“This series takes the Victorian women’s practice of sentimental hairwork as its jumping-off point. For the Victorians, mourning was a very public act. Rather than a private emotion or an embarrassment, grief was a popular motif for the arts and fashion. What strikes modern sensibilities as mawkish and overly sentimental behavior was, at the time, considered proof of a person’s sincerity and morality. Ornamental hairwork, painstakingly crafted from the hair of loved ones, was a fashion that insisted the wearer embodied these virtues. This work plays with the tension between sincerity and emotional performance, imagining a contemporary practice in which moderns might socially engage with death’s physicality. The dissonance of the craft (when transposed onto the emotional and aesthetic landscape of our times) draws attention to the ever-shifting boundaries of permitted public display.

That the hair must be severed from the body to be worked in this fashion is a compelling aspect of the practice for me. With few exceptions, the provenance of antique hairwork is now unknown. As a result, it loses its essential quality of referring to a specific person, while still being a distinctively “personal” object. In a sense, the story of hairwork is a testament not of our capacity to remember our lost loved ones, but of our ultimate inability to hold onto them.”

Yep. Crazy and amazing.





lisa smirnova

LisaSmirnova1
LisaSmirnova2

Seriously. How beautiful is this? Wearable art, indeed. This is a beautiful combination … fashion and the embroidery work of Moscow based artist Lisa Smirnova. Here’s the full story:

“Artist At Home” –  A new collection from Olya Glagoleva’s eco-friendly brand GO in collaboration with Lisa Smirnova. Artist At Home is a story about the creative process of an artist which has been told through the language of textile. Fabrics used in the collection are cashmere, organic Indian hemp & cotton, 80’s denim jeans and vintage towels sourced from London’s famous Portobello Road; as well as plaid blankets from Flea markets in Wales. The collection tells the story of a painter whose studio and her home is a single space, where both home and work clothing mix together. The story of the creative process will captivate you and transport you to the artist’s parallel reality. Every garment is made only once, each decorated with hand embroidery in the unique style of Lisa Smirnova. The clothes themselves are pieces of art, lovingly created in a process that spans up to 100 hours each. In keeping with the GO tradition, every piece will be packed in a separate box made from recycled wood with detailed information about the item and a small book included with the full story of the creation.

Love.





maya slininger

MAYA_SLININGER

Holy macrame! Ok, my love for macrame might be dating me, but these gorgeous modernized wall hangings {does that make me sound younger?} are the beautiful, handcrafted work of California based artist Maya Slininger. My favorite piece is that final one… which happens to be in my online gallery {and there’s only one!} All of the other pieces are available in her shop.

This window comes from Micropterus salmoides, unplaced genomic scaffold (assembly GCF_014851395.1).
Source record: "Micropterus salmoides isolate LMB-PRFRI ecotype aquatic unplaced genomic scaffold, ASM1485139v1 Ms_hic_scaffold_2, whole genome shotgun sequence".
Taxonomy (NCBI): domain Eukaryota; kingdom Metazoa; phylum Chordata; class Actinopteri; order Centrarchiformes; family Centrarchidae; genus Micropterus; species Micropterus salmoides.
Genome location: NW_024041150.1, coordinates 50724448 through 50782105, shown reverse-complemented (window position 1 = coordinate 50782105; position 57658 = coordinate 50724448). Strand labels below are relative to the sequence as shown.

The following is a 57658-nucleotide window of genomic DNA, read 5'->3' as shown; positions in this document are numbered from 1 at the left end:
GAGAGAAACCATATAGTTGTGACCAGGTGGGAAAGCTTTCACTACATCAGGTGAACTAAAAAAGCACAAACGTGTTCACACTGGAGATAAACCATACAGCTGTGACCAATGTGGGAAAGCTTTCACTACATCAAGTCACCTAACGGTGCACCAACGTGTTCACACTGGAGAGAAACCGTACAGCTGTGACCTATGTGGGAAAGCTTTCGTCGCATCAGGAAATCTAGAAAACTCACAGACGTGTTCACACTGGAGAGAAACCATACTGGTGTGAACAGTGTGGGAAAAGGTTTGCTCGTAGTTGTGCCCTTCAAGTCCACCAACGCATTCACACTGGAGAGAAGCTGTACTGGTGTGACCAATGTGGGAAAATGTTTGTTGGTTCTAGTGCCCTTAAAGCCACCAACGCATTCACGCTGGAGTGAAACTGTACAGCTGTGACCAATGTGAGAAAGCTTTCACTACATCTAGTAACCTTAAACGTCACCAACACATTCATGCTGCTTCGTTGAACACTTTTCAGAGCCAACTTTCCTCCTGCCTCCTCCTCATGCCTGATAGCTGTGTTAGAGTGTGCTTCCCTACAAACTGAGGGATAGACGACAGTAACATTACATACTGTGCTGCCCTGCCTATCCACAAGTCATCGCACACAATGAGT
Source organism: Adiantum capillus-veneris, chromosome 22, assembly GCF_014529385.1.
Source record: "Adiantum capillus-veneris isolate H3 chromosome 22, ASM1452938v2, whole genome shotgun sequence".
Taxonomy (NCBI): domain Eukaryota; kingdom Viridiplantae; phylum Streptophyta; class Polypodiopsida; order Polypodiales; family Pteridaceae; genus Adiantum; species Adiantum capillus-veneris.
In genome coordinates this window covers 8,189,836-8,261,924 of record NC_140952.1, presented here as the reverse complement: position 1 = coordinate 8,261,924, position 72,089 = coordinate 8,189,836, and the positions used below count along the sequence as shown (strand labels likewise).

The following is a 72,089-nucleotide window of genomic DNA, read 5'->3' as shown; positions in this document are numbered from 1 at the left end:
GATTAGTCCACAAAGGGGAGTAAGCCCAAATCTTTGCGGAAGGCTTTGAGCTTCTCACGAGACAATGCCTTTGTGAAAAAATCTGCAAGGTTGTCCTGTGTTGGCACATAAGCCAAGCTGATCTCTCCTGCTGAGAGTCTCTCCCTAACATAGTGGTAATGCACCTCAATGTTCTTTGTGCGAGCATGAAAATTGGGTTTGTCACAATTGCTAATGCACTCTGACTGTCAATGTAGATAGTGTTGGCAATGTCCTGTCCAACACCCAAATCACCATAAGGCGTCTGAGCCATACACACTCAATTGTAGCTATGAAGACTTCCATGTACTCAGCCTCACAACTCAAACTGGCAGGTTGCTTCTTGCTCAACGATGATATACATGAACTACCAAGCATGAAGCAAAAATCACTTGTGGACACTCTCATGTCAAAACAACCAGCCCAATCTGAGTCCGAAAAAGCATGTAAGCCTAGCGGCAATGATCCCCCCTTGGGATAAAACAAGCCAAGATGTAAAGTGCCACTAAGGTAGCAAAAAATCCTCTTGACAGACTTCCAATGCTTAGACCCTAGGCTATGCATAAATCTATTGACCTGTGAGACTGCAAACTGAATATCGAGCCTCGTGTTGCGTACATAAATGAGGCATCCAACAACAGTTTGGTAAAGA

textiles, treasures, and a new tribe

maryannemoodie1

Yes! I’m back after two very relaxing weeks by the fire, with snow falling outside. But, I didn’t sit around doing nothing, oh no… instead of eating chocolate in my jammies, I hopped on Skype and called Maryanne Moodie  – an Australian artist, who now lives in Brooklyn. Ok, I may have been wearing jammies and eating chocolate when I called her. I have been obsessed with her weaving work for ages, and now I’m even more impressed after hearing her totally inspiring self-taught story. And ps., now I want to be a weaver. You can listen to our conversation right up there, under Maryanne in her studio, or you can subscribe on iTunes. First up, a whole bunch of her stunning, vintage-inspired, colorful weavings:

maryannemoodie2

Gasp! So gorgeous. Doesn’t that last shot (from her amazing instagram feed) make you want to try weaving immediately? Yeah, me too. Luckily for us she sells starter kits, and teaches workshops all over the world! (ps. you can get the kits and buy spots in the classes via her Etsy shop. You can sign up for her enewsletter if you want to find out when/where the workshops are happening. Scroll down to the bottom of her home page and sign up there). I love that she does these classes! So fantastic, and yet another part of her amazing story (you have to listen if you’re not listening already… go right now!). Here are some of her kits and workshops in action:

maryannemoodie3

So fun! That last shot is in her Brooklyn studio where she works and teaches. Those windows are killing me. Speaking of which, this is the feather piece I mentioned:

maryannemoodie4

Beautiful! So, after procrastinating for almost a year, I finally warped up the loom (fancy expert weaver talk… I think) that Maryanne sent me last spring. I bought some yarn at my local thrift shop, and threw in some hot pink embroidery thread. Here’s where I am so far:

maryannemoodie5

A grey rectangle! Oh yes, it’s getting serious in here. So, what do you think? Are you ready to join the tribe…

maryannemoodie6

Me too! I’m so happy that I got a chance to talk to Maryanne. She is beyond lovely, so generous with her insider weaver information, and clearly very talented. Thank you for saying yes, Maryanne! Thanks also to Saatchi Art for supporting the episode and, of course, to you for stopping by to look/listen. There will be more art for your ear next weekend!





kate jenkins

katejenkins

Well, it is almost holiday season… crocheted canapés, anyone? This is the weird, wonderful, and ridiculously detailed crochet work of UK based artist Kate Jenkins. Sushi with “sew sauce”, and sequin covered shrimp… yep, this might be the perfect, light-hearted way to end the week. Have a lovely weekend, everyone!